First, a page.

With Rule 506(b) the sponsor can raise an unlimited amount of money from an unlimited number of accredited investors and up to 35 non-accredited, but sophisticated, investors. But they can’t find them through any means of general advertising or solicitation. And the way to prove that is to show that they had a pre-existing substantive relationship with those investors prior to telling them about their investment opportunities. So that’s Regulation D, Rule 506(b). This is the “friends, family, and acquaintance exemption.”

 

Seth Bradley:

B for buddy.

 

Kim Lisa Taylor:

B for Buddy. That’s a great way to put it. I’d never heard it that way, but I like it. Yeah, so you’ve got to get to know people before you can tell them about your investment opportunities and you don’t just get to know them, you actually have to understand their suitability to invest in the kinds of things that you might have to offer. So that’s going to be a requirement for a friends and family type Rule 506(b) exemption. The alternative to that is Regulation D, Rule 506(c). And that one does allow free advertising — meaning on the internet or however you want to advertise, but it doesn’t allow you to bring anybody into your deal that isn’t a verified accredited investor. So, I guess we need a roll into, you know, what those definitions are, accedited or not accredited. Accredited means somebody who has over a million dollars net worth excluding any equity in their primary residence, or they have $200,000 a year income, if they’re single; or $300,000 a year income if they’re married. That has to have been in place for the last two years with an expectation that it will continue indefinitely into the future.

So, I call that “one, two, three rules.” It’s a million dollars net worth; $200,000 income if single; $300,000 if married. So, if somebody meets that definition, then they’re an accredited investor. And if they don’t meet that definition, then they’re a non-accredited investor. We mentioned in Regulation D, Rule 506(b) that you could have non-accredited but sophisticated investors. So, you know, what’s sophisticated, it’s very subjective, but it’s someone who has the ability either by themselves or with the assistance of their financial representative investment advisor, to be able to understand the risks and merits of the offering and make sure that it’s a good fit for their portfolio. And that experience can come either from their financial advisor or it can come from their own background. Maybe they have heavy investing experience, prior real estate investing experience. Or they’ve gone through some training on how to vet and invest in syndication deals. So, they’re more than someone with just some savings and a job that’s never invested in what you’re offering before.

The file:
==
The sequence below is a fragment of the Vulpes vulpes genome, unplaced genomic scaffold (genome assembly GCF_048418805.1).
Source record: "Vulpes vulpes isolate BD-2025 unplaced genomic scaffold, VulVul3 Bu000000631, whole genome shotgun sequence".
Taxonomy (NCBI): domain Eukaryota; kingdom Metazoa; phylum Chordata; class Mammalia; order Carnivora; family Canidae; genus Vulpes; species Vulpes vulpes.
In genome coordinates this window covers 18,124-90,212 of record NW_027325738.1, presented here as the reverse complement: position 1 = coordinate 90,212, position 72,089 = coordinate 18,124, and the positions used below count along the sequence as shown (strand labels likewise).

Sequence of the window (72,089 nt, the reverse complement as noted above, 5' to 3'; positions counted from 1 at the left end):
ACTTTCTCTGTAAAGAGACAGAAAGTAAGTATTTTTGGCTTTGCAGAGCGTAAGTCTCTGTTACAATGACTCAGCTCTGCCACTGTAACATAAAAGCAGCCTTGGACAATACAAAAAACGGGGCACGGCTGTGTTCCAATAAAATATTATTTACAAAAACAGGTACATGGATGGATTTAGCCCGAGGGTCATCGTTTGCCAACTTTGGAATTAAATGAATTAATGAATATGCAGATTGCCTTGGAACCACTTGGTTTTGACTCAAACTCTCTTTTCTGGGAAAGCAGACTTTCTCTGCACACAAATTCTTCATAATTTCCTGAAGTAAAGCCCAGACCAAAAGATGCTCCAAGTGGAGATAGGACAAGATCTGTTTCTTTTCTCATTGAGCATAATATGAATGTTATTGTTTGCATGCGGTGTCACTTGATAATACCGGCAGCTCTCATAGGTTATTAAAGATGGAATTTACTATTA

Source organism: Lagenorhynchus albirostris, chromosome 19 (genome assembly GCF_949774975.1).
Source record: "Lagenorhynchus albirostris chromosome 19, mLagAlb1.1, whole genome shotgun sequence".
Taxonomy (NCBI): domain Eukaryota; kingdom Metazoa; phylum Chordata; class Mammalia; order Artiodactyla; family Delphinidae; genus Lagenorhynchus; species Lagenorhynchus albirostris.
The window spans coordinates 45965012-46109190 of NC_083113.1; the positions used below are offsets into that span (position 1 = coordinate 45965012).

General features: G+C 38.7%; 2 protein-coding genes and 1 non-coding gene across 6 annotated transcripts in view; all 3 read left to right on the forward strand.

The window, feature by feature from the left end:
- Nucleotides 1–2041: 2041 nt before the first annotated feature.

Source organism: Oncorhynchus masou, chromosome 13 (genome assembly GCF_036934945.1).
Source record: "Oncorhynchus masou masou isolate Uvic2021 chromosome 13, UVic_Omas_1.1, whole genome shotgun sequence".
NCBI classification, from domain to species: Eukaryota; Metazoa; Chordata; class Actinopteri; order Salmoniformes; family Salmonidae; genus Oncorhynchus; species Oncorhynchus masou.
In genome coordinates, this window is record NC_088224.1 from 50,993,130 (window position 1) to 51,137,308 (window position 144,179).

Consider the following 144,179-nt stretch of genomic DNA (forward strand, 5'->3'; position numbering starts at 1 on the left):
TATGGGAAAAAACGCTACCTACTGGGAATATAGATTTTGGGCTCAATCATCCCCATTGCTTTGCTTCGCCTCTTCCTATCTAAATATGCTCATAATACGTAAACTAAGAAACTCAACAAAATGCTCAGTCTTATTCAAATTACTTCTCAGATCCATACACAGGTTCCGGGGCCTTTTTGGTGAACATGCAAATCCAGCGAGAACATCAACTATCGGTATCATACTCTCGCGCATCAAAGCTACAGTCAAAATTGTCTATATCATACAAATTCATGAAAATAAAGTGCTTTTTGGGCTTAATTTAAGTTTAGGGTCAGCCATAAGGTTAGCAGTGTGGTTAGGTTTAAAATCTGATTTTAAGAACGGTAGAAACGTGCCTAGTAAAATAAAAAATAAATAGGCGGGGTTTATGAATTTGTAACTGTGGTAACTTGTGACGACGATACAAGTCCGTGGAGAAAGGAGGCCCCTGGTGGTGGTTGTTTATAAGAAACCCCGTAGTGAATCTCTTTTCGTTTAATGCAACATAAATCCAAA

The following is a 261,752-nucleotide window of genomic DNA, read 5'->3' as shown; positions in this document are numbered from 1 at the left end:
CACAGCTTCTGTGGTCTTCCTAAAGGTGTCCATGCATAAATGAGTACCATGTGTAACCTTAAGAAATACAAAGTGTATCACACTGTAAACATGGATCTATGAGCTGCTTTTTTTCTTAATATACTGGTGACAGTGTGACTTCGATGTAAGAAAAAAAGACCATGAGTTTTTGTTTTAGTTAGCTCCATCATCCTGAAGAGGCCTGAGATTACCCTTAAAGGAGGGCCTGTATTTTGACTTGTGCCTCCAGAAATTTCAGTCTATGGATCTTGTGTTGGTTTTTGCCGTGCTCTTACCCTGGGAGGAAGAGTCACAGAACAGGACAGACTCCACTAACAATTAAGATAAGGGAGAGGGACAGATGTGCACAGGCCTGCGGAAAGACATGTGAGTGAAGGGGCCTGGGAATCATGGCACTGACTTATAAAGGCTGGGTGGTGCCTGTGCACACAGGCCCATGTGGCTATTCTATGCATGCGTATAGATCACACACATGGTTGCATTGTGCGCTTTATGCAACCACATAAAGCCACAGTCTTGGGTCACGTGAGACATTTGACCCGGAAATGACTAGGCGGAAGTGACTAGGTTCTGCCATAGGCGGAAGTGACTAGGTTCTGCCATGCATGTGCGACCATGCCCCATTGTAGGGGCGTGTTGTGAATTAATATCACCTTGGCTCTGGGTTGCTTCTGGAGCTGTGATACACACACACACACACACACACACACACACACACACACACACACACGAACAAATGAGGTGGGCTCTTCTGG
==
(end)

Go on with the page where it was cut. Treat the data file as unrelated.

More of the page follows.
Seth Bradley:

Gotcha. And they’re able to self-certify on that right? On the 506(b)?

 

Kim Lisa Taylor:

Yeah. So, on the 506(b), the investors can just look at the definitions and they can explain to you how come they think they’re sophisticated enough to be in your deal. And then you get to look at it and make sure that as the sponsor, you would look at it to make sure that, you thought they were sophisticated enough. And part of that sophistication involves understanding the risks, but then also being able to afford to take the risk, you know, because you’re going to be asked in a syndicate to invest $50,000-plus in many cases. And so, you don’t want to invest your only $50,000 in one deal. And as a sponsor, you know, the sponsor shouldn’t try to take somebody’s only $50,000. You know, they have an obligation to help that investor understand what’s at risk.

 

Seth Bradley:

Sure, sure. Well, now that we’ve dug into kind of, you know, generally what a security is, an accredited investor and sophisticated investor, let’s get more specific on what exactly is a real estate syndication. A lot of people hear that word and they’re a little intimidated by it and they don’t really realize what that is. So maybe you can give them kind of your common definition of what that is.

 

Kim Lisa Taylor:

Yeah. You know, this is a Black’s Law. That definition is … a syndicate is a group formed for a common purpose to carry out and achieve a common goal. So, it could be two people, it could be a hundred people. It doesn’t matter. It’s just a group that’s formed for a specific purpose. And in the case of a real estate syndication, it’s usually formed for the purposes of acquiring either a specific property — and that’s called a specified offering — or it could be a fund that’s been formed for the purpose of acquiring multiple properties. And usually if it’s a fund, then there’s going to be some type of description and business plan incorporated or attached to that that’s going to explain what type of properties that fund plans to invest in.